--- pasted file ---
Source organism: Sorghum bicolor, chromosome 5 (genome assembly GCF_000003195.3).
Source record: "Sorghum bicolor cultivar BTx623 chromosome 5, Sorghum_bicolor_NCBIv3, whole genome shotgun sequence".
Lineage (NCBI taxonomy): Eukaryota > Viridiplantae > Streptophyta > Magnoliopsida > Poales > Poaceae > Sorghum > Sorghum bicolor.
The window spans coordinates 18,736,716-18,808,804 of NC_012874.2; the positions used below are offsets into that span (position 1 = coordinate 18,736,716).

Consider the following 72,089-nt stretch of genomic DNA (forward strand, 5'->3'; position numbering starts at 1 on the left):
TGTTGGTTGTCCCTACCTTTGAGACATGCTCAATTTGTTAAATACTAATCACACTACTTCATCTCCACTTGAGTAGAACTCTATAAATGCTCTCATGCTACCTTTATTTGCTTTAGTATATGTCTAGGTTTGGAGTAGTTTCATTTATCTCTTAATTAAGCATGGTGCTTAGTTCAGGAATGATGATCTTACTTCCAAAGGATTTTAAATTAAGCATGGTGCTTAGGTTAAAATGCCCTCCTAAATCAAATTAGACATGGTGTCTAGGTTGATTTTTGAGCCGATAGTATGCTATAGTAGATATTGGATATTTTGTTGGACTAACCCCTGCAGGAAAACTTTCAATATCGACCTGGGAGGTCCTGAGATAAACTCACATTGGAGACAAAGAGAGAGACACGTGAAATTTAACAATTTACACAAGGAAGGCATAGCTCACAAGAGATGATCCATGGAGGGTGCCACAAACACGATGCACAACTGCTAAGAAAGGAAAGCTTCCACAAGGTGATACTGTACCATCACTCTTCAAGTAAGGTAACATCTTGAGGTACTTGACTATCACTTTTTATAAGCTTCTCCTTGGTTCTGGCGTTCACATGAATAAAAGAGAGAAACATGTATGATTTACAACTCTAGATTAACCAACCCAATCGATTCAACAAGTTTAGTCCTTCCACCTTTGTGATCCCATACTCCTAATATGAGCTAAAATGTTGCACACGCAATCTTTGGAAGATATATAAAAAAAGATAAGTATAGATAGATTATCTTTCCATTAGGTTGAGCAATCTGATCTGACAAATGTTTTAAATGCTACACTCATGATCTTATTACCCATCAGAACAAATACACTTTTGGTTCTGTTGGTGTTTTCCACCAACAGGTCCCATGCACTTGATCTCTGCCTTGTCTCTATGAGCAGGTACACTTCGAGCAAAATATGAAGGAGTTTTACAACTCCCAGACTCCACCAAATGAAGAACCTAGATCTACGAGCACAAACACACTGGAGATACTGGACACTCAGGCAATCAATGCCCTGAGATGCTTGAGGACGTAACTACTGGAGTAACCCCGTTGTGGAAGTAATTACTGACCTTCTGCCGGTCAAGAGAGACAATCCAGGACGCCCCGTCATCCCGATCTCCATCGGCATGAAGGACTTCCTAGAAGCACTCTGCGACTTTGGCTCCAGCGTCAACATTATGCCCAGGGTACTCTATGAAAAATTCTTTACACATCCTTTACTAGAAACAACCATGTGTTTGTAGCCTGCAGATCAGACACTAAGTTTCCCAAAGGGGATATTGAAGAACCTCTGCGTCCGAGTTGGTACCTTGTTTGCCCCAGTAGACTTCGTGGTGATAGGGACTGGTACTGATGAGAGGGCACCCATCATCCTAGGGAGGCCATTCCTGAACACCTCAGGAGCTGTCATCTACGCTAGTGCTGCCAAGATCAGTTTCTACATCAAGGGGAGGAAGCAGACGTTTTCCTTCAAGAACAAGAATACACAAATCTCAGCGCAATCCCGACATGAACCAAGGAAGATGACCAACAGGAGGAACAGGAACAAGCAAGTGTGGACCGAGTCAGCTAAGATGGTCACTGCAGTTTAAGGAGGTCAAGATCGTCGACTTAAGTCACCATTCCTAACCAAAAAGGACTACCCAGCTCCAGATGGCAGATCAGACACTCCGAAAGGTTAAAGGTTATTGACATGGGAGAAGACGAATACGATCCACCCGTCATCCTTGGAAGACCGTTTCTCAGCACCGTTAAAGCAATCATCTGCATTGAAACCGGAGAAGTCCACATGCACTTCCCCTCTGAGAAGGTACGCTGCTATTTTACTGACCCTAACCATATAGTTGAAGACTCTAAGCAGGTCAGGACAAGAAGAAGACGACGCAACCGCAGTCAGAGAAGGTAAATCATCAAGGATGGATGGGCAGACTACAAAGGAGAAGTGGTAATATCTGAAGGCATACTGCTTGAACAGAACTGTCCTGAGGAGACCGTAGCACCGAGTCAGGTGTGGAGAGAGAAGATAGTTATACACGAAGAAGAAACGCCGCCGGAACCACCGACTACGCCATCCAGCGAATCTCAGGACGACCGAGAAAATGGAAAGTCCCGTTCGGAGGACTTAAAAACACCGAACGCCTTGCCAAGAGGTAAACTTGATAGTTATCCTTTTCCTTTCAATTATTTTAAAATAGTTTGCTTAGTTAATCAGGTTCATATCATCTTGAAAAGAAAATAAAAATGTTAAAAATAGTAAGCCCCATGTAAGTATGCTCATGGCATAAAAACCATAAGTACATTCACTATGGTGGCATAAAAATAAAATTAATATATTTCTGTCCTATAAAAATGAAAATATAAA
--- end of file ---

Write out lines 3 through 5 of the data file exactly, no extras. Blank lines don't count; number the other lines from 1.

Lineage (NCBI taxonomy): Eukaryota > Viridiplantae > Streptophyta > Magnoliopsida > Poales > Poaceae > Sorghum > Sorghum bicolor.
The window spans coordinates 18,736,716-18,808,804 of NC_012874.2; the positions used below are offsets into that span (position 1 = coordinate 18,736,716).

Consider the following 72,089-nt stretch of genomic DNA (forward strand, 5'->3'; position numbering starts at 1 on the left):